I snorted and dropped my gear in the staff area. All the tools I needed were here, so I gathered them and went in the direction Rose pointed me.
"Oh, Corporal?" Rose called. "Precious has a necklace on that needs to be sanitized, but she won't let us take it off. See what you can do about that."
I groaned internally. I had done my best to help Precious without getting directly involved with her. It was just too painful for me to think about another French woman that was gone forever.
The guy in the corner turned out to be Private First Class Emmett McCarty. He was a good ol' boy from Tennessee, and his good nature relaxed me immediately.
"So, what did you do?" I asked as I uncovered the gash in his leg. The edges were dark, and I worried that gangrene would set in soon.
"Eh, some Kraut tried to stab me with his bayonet," he told me dismissively. "I didn't think it was that bad—I mean, I've had worse in hunting accidents at home. We were too busy killing the bastards to worry about it, so I didn't. Now, I'm stuck here until it gets better. Say, what happened to the blonde lady?"
I laughed. "She got tired of you 'propositioning' her and thought I might fare better against your charms."
He frowned and shrugged self-consciously. "I was just trying to make her smile. She's so pretty when she does. Can you tell her that I'm sorry?"
"I'll let her know. And hey, you might wear her down some day." I finished trimming off the dead skin and re-bandaged his leg. "Oh, Private McCarty, thanks for cheering me up, too." He smiled and clapped my shoulder with his beefy hand.
My legs felt like lead as I walked over to the women's section. There were a few people here recovering and one woman resting with a young child. Precious was turned to the wall as usual, and I cleared my throat when I got close.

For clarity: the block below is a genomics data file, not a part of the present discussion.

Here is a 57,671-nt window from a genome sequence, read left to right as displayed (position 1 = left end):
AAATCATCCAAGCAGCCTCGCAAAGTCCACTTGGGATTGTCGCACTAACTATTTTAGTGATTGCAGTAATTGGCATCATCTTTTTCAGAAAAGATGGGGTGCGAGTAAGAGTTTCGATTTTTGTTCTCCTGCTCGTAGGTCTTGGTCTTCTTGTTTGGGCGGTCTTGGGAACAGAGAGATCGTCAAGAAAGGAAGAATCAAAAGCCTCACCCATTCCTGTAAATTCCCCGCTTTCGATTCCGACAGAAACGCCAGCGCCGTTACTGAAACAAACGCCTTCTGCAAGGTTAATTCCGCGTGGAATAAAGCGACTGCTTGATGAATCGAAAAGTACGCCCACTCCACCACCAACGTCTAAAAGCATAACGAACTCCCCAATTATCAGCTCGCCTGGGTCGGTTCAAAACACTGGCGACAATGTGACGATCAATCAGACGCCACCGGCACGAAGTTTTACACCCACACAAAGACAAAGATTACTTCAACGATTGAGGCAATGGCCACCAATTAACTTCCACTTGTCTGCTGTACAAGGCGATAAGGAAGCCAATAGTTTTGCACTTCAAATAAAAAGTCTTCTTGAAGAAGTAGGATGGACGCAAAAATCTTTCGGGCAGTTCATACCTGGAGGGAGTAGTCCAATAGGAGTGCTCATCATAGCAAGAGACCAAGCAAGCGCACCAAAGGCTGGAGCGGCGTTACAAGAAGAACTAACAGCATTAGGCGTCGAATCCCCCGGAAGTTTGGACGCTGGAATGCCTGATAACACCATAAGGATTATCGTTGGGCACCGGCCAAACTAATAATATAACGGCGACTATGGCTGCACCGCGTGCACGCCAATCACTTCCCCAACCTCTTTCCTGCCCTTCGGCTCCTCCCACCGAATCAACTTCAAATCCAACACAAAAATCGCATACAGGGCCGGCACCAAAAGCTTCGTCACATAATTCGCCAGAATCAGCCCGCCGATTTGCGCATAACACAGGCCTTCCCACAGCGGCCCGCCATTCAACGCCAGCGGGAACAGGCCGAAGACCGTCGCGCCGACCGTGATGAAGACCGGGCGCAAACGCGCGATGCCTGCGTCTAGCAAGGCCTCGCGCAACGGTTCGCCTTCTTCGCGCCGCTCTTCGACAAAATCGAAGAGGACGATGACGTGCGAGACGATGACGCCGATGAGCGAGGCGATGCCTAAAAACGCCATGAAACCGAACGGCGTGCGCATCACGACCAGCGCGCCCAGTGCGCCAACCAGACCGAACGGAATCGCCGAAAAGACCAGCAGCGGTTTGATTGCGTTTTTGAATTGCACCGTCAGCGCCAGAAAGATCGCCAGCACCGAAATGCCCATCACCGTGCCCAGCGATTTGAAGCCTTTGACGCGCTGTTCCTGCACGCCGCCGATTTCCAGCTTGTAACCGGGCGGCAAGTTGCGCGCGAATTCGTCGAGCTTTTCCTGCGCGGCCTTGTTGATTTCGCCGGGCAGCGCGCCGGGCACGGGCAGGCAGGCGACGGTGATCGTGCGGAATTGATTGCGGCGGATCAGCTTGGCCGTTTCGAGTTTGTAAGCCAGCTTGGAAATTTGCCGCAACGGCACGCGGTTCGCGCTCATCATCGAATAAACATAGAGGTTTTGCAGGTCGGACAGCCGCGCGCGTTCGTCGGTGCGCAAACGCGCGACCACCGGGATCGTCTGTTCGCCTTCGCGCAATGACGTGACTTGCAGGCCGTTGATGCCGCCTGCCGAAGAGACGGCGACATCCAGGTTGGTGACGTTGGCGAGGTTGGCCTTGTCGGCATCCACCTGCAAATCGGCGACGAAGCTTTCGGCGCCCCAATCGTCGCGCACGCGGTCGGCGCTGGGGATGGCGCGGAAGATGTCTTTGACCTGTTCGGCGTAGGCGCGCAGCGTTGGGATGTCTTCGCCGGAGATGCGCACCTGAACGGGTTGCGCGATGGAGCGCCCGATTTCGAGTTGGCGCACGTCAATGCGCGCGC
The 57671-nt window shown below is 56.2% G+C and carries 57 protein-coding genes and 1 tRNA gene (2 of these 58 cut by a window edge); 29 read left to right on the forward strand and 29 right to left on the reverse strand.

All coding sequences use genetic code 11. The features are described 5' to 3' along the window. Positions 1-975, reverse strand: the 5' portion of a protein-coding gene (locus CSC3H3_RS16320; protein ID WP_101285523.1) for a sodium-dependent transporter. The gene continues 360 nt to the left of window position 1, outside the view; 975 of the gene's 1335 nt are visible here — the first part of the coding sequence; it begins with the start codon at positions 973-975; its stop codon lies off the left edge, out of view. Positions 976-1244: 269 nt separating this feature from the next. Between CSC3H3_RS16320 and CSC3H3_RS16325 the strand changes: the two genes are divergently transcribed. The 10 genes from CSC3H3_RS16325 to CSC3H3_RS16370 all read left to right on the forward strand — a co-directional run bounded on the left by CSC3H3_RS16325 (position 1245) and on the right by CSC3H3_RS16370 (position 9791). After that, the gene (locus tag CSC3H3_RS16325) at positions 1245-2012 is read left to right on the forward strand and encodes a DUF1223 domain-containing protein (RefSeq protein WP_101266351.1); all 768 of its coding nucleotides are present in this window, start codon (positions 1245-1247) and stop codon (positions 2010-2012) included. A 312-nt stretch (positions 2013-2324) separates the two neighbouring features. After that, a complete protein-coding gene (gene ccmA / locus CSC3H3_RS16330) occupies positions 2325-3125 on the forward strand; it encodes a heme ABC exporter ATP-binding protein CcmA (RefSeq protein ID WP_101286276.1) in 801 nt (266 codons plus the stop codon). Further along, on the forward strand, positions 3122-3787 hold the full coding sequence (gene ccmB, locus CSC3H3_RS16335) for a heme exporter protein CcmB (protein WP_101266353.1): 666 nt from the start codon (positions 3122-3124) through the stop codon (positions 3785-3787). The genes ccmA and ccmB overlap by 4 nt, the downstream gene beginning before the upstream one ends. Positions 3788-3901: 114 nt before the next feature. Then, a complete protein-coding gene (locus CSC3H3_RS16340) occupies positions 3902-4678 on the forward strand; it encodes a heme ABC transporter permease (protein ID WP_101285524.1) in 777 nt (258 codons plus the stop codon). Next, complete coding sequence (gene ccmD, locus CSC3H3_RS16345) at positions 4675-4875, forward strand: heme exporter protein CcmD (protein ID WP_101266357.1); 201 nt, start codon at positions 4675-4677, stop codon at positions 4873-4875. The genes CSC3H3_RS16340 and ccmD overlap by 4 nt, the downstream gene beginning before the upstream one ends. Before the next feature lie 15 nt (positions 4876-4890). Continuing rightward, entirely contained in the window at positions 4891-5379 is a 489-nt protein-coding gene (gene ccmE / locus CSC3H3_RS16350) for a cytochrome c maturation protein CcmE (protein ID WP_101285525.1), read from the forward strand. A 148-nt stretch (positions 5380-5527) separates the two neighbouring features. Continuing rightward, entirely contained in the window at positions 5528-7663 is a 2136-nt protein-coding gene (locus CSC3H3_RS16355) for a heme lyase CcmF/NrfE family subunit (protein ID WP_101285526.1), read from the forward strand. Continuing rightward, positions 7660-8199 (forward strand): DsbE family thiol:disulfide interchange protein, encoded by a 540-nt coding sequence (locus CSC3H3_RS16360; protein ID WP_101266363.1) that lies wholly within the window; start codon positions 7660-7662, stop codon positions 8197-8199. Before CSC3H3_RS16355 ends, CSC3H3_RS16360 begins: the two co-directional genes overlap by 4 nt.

Precious started and shook on her cot. I had no idea what else I was going to say, so I decided to just get my mission out there.
"Ma'am, the necklace you are wearing, it might be carrying your infection, too, and we need to clean it. Can I see it?" I asked again.
"No," she rasped.
"Please ma'am, we don't want you to get sick again. I'll bring it back to you, I promise," I pled.
She stilled for a second and shook her head again.
I pulled up a chair, knowing that Rose needed me to do this. "Can you tell me about it?"
Precious stilled again, and her hand tightened around it. "My love give me it before La Boche killed him."
Something in her voice stirred within me, and I had to blink back tears. "It is special, then."
"Yes, it's all I have," she whispered. "You do not know what this hurts like."
"I do. My beloved was killed, too, and I have nothing but my memories," I told her. She was only the second person I had ever really talked to about Isabelle, and the irony wasn't lost on me that I had avoided her because she stirred Isabelle's memory. "Will you tell me about him?"
"He was good man. And so handsome." She made a noise that could have been a laugh, but it was so long in disuse, I couldn't tell. "If only we met some other time, I could have met his mother. She would have liked me, he said."
I chuckled. "I'm sure she would have."
"Talk about your girl?" she asked.
I paused, unsure if I could without breaking, but it was easier to talk when Precious just faced the wall. It was sort of like talking to myself.
"She was the most beautiful woman I've ever seen. Giving, caring, and brave." I stopped as my throat clogged with tears.